Market Structure – Quasar Computer

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Market Structure – Quasar Computer
ECO/GM 561
June 27, 2011
Instructor: Rodolfo Rivas

In economics, a market structure is made up of industries producing identical products. This paper will introduce solutions using strategic variables available to sustain the economic profits that Quasar computers can make. The paper will momentarily explain the different market structures and also discuss some of the pricing and non pricing strategies as well as the kind of innovations that would be proposed to sustain the organization’s uniqueness. Market structures have been grouped into four distinct types: pure monopoly, pure competition, monopolistic competition, and oligopoly (McConnell & Brue, 2005 p. 413). Accepting the diverse market structures is important to assist in comprehension in what ways prices and output are regulated. These ultimately assist to calculate the efficiency or inefficiency of those markets.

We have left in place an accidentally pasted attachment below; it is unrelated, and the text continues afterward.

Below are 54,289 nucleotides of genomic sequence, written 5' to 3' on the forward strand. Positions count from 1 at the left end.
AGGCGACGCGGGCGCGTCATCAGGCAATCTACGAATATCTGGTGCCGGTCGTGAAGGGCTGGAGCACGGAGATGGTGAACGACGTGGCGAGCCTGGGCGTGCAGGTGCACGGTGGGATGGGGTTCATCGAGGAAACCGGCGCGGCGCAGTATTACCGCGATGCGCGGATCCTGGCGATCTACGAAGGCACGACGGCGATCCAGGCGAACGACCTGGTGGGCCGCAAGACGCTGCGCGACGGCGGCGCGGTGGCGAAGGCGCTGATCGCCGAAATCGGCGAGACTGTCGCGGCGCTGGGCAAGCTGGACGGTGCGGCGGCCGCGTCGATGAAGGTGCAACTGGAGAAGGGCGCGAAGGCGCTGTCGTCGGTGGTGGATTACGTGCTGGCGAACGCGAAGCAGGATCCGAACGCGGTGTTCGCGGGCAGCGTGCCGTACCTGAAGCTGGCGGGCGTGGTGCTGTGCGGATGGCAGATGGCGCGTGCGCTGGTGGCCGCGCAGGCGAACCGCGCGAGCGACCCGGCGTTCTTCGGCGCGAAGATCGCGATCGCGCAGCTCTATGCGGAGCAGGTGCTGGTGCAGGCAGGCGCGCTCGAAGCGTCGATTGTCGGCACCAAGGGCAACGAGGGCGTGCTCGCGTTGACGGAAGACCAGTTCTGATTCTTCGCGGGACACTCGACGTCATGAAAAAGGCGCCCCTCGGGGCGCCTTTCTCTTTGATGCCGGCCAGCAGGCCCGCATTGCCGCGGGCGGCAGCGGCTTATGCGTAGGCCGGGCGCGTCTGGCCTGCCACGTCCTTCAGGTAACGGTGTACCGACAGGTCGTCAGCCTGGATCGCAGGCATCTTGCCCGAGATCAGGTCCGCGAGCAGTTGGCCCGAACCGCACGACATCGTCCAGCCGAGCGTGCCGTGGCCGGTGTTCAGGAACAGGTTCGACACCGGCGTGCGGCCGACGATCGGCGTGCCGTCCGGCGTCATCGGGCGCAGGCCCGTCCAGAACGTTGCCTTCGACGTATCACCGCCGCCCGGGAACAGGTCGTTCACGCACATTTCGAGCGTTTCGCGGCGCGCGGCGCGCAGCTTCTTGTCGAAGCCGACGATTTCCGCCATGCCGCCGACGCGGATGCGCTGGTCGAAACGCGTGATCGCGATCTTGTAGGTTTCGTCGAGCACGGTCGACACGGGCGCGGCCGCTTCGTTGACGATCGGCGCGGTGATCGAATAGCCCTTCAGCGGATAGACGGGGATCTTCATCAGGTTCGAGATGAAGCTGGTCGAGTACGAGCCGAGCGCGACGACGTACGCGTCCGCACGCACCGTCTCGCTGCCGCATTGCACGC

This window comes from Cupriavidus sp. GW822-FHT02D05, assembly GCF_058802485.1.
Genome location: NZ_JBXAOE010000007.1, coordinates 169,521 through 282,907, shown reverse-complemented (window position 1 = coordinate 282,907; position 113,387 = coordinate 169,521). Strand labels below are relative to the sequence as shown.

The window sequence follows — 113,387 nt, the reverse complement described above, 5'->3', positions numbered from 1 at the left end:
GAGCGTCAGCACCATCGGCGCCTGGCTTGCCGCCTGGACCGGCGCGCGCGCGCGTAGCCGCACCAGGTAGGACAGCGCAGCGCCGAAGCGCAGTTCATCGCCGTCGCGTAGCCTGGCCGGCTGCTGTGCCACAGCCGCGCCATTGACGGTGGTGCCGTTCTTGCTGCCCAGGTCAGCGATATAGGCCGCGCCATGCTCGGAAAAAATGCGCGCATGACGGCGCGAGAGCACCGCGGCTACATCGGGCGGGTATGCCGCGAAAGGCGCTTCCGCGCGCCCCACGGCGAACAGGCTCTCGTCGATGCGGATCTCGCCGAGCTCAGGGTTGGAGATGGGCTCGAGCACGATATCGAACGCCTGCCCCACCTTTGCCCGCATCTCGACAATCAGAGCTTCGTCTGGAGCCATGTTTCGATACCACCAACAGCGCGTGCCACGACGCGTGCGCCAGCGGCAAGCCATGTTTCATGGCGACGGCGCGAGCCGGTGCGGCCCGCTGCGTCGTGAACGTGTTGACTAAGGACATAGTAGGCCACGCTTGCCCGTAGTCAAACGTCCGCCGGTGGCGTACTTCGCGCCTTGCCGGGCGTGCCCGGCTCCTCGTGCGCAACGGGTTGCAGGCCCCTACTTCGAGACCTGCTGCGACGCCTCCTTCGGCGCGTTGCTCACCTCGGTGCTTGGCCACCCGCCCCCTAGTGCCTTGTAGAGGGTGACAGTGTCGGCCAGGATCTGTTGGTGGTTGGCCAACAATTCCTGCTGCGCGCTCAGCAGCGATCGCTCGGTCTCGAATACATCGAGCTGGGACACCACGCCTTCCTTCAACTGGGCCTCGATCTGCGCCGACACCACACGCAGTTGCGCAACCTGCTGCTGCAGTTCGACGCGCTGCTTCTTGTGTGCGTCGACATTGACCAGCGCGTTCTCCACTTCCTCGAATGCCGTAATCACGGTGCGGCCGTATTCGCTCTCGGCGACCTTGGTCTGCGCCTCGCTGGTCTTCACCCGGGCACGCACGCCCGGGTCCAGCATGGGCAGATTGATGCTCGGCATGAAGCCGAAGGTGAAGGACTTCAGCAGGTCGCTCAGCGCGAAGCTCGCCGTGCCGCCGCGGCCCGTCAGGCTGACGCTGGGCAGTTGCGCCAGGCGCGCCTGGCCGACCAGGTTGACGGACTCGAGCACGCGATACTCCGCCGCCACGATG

Quasar computers lunched the world’s first all-optical notebook computer in 2003 called Neutron. It is imperative that Quasar computers implement the best price strategies for the notebook with a view of maximizing its profit while enjoying a pure monopoly “market structure in which one firm is the sole seller of a product or service” (McConnell & Brue, 2005 p. 413). From observing the impact of price on demand, revenues, and profit through the pricing tool in the simulation, the price strategy to implement would be to set the price at the point where the marginal cost equals to the marginal revenue. Setting the price at $2550 per notebook will create a position for the marginal cost to be equals to the marginal revenue and ultimately resulting in maximum profits for Quasar Computers. The entry of Orion Technologies in 2006 into the optical notebook market with a similar product resulted into Quasar Computers in an oligopolistic market which “involves only a few sellers of a standardized or differentiated product” (McConnell & Brue, 2005 p. 414). In...
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